Two Columbia Artists Take Home 3Arts Awards
“Artists have very critical eyes, ears and mouths,” says Fo Wilson, visual artist, Art & Art History associate professor, and a winner of this year’s 3Arts Award. “It’s part of our human disposition to look at and examine the world we live in and have discourse and dialogue around that.”
In a city as large and diverse as Chicago, open cultural discourse and the presence of artists often function as indicators of an active arts community. It also might be said that artists by-and-large serve as the focal point of advocacy, engagement, empathy and creative thought in urban spheres. But who is providing real support for artists these days?
Enter 3Arts, a nonprofit organization that advocates for women artists, artists of color, and artists with disabilities. The organization annually selects ten Chicago artists working in the performing, teaching and visual arts to receive an unrestricted $25,000 award.
This year, two members of the Columbia College Chicago community won the prestigious Illinois arts award. On Oct. 5, Wilson and Audio Arts & Acoustics alumnus Frank Waln (BA ’14) were both recognized at the 8th annual 3Arts reception hosted at the Museum of Contemporary Art for their contribution to Chicago’s artistic legacy.
“Every year, we celebrate new awardees who reflect the breadth of art in Chicago and the diversity of our community,” said 3Arts Board Chair Marcia Festen. “Hand in hand with our supporters, we do this work, in part, selfishly—to ensure that artists have a good reason to stay among us in Chicago.”
And keeping artists in the city is not easy work: fewer and fewer no-strings-attached opportunities for funding, residencies, and career-building promotional materials are readily available to emerging and mid-career artists.
“The only other major funding for individual artists in Illinois used to be the individual artist fellowships award by the Illinois Council Agency,” said 3Arts Director of Programs Sara Slawnik. “But these were discontinued earlier this year due to the state budget crisis, and there’s concern over when or whether these may be restored.”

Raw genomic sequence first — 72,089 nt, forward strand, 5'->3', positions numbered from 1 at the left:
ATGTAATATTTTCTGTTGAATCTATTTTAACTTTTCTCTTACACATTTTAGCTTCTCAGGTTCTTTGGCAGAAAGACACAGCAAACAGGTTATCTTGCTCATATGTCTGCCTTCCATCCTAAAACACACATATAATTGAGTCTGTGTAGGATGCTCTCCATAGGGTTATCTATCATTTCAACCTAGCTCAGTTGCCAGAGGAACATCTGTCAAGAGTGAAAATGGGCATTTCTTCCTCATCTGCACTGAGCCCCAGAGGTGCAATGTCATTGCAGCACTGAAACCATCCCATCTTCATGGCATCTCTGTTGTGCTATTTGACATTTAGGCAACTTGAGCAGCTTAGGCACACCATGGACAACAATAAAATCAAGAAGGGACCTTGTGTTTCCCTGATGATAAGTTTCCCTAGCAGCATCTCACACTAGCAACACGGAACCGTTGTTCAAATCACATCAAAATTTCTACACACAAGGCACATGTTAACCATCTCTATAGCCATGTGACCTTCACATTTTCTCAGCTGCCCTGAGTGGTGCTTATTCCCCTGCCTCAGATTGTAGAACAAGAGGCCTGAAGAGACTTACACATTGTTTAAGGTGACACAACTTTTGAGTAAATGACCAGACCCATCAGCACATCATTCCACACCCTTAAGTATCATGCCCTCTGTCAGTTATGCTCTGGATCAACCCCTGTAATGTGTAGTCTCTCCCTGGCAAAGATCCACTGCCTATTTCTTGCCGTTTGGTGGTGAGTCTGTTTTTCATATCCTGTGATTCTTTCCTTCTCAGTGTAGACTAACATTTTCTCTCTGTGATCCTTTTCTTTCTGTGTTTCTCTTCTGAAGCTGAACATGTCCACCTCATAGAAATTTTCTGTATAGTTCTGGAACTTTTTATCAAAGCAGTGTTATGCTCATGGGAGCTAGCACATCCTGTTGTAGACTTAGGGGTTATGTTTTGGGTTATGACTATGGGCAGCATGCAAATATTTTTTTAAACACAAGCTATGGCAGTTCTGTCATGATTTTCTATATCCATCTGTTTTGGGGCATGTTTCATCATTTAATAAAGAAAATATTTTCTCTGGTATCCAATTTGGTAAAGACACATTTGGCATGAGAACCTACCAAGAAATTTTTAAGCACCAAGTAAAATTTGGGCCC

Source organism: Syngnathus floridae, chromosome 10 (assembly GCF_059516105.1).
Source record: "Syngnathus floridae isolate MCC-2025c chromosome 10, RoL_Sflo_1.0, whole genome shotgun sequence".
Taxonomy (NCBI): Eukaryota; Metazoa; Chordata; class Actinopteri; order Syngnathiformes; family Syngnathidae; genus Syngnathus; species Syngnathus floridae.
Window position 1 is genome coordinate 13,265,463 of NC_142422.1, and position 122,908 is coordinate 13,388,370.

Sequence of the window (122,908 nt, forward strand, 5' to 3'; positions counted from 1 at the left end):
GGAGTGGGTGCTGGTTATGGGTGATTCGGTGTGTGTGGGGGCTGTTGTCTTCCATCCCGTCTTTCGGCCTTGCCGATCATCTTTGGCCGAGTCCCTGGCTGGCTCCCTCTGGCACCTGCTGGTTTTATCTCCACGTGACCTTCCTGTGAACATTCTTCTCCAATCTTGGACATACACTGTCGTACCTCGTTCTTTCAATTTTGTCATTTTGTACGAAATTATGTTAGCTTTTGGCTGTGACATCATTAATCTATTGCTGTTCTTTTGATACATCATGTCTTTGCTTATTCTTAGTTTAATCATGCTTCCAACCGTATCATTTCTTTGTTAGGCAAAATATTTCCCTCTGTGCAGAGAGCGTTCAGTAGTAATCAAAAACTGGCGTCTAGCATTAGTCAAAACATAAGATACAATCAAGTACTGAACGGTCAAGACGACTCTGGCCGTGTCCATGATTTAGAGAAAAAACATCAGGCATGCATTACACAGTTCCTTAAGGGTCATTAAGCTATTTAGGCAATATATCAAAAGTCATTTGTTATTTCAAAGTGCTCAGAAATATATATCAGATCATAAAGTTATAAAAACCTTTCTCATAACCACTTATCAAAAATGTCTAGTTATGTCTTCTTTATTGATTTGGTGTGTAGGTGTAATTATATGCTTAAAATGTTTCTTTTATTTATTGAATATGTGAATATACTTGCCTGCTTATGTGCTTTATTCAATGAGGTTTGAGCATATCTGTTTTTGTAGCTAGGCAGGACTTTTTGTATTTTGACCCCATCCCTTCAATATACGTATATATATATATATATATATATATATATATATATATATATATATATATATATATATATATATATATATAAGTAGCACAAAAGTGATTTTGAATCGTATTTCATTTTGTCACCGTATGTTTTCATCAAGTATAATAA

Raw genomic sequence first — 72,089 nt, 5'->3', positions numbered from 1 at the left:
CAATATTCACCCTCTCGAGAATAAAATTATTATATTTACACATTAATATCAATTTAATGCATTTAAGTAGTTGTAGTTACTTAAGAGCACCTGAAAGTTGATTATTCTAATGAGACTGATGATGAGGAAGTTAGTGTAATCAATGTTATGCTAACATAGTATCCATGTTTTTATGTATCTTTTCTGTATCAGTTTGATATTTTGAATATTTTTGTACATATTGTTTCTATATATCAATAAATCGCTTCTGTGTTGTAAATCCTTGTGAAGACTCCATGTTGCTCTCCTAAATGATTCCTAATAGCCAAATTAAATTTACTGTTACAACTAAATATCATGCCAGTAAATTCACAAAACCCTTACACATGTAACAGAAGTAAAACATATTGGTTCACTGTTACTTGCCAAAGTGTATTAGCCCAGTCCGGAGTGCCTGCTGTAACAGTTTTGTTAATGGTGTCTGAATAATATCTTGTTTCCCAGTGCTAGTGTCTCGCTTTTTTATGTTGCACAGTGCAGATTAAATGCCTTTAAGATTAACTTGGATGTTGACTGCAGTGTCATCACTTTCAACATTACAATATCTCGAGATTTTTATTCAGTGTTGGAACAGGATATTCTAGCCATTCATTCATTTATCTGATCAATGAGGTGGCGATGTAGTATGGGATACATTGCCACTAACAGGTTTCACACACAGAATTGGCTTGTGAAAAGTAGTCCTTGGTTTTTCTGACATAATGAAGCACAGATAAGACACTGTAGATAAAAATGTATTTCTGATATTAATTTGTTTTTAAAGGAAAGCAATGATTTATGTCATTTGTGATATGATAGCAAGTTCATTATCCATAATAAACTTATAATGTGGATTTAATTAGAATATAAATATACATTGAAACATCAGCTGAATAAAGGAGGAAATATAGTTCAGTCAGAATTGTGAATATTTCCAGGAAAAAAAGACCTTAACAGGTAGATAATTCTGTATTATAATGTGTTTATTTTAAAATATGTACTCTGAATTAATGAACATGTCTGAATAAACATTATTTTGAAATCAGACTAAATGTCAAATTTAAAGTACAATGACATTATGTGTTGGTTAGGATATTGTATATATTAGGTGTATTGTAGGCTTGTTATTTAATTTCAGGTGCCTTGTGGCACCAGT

Wilson, a multidisciplinary artist and writer, suggests financial support is also an important form of acknowledgement. Without it, she says, artists lose the ability to engage with their communities even when they are the focal point of that engagement.
“Most urban cities have people in them that are looking for more than just an average life,” she adds. “They want to be engaged critically.”
Waln, an award-winning Sicangu Lakota Hip Hop artist, producer and performer originally from the Rosebud Reservation in South Dakota, was on the road juggling touring, writing and recording his new album when he found out he was nominated.
“I’ve won several awards, a couple of smaller grants for indigenous artists,” he said. “But to me this one has been the most meaningful because it is strictly for my art.”
Both artists plan on using a portion of the award money to support their current projects. Waln says he will use his award to cover the costs of improving his live show and producing his upcoming album and music videos while Wilson says she will use some of her award to support her current artistic endeavors, including hiring an assistant and adding audio elements to her solo exhibition, Eliza’s Peculiar Cabinet of Curiosities, set to open at the Lynden Sculpture Garden in Milwaukee in 2016.